The only working solution for me was uninstalling completely "Intel RST" drivers.

    Intel RST power management + Realtek power management = popping sound issues.
    Last edited by hexaae; 08 Mar 2017 at 03:24.
      My ComputerSystem Spec
  3.    31 Jan 2017 #23
    Join Date : Jan 2017
    Posts : 2
    Windows 7 Home Premium x64

    Quote Originally Posted by Nus View Post
    I've solved the pops and crackles from Realtek chips, and others, by going to Control Panel Power Settings and setting 'Minimum processor state' to 100%.

    Not ideal, but serves as a workaround until they release better drivers.
    I joined this forum specifically just to THANK YOU. You're the man!!!
      My ComputerSystem Spec
  4.    02 Feb 2017 #24
    Join Date : Feb 2017
    Posts : 2
    Windows 10

    Quote Originally Posted by Nus View Post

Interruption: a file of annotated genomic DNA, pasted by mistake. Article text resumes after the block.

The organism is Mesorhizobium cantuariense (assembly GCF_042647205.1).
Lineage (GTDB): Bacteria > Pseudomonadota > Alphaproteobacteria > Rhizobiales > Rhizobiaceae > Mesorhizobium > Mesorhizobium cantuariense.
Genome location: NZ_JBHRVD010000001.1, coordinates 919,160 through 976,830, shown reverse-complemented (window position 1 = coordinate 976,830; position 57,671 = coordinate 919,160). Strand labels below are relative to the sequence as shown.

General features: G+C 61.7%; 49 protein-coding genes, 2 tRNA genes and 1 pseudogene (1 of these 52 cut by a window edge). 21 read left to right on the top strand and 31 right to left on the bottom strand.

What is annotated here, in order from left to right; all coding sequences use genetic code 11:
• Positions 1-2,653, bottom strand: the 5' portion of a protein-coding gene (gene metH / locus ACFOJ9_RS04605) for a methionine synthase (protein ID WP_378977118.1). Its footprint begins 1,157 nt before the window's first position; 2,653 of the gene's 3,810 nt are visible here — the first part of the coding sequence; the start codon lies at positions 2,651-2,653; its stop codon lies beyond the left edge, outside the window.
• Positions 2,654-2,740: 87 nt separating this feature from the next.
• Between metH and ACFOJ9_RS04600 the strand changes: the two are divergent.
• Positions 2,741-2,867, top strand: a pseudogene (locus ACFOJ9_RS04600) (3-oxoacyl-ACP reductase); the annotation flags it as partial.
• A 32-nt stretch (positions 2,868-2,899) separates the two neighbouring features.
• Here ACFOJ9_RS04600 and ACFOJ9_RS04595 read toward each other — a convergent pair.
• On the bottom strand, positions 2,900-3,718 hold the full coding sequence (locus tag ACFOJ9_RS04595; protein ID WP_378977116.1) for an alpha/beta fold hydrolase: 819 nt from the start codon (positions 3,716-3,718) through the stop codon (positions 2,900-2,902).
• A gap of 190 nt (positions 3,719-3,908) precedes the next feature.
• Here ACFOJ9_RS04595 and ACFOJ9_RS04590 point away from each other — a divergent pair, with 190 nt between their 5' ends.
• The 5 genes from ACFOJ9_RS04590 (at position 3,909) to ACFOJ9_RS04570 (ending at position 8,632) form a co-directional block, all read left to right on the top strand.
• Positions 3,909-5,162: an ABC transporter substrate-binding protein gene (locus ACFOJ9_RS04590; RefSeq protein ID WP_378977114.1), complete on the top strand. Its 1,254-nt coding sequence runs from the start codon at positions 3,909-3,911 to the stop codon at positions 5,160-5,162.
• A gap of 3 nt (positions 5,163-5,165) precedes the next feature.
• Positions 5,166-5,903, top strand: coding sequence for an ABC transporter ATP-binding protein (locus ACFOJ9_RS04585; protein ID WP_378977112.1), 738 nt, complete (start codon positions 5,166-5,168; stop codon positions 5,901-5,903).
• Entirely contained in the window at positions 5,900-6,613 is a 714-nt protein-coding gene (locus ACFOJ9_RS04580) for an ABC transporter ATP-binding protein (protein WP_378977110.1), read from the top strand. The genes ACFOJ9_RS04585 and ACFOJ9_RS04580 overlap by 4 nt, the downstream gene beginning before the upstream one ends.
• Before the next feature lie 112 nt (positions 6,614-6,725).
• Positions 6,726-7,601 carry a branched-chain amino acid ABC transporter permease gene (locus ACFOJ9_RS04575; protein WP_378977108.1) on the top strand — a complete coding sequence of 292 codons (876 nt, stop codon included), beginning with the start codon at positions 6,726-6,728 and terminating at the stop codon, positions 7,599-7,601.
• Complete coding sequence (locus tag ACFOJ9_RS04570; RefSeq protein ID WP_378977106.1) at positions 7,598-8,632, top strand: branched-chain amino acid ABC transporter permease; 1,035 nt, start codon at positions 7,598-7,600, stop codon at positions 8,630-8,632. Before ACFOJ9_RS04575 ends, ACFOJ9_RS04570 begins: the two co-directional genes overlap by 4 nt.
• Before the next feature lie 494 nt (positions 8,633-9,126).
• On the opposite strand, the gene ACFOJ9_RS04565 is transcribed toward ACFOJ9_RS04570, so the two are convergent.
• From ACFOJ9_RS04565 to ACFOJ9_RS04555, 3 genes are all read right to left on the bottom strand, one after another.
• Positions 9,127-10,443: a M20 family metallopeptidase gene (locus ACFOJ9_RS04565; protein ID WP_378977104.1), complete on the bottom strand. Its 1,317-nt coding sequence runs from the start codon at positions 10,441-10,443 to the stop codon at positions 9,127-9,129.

I've solved the pops and crackles from Realtek chips, and others, by going to Control Panel Power Settings and setting 'Minimum processor state' to 100%.
    I was searching the solution for this since 2016 when i istalled windows 10. thank you! you are awesome
      My ComputerSystem Spec
  5.    10 Feb 2017 #25
    Join Date : Feb 2017
    Posts : 1
    Win10

    I went to Device Manager - Network Adapters, selected properties of wireless connection and disabled Bluetooth(R) AMP. That solved the problem for me. You might disable Ad Hoc QoS Mode as well. Good luck!
      My ComputerSystem Spec
  6.    15 Feb 2017 #26
    Join Date : Feb 2017
    Posts : 1
    Windows 10

    Quote Originally Posted by Nus View Post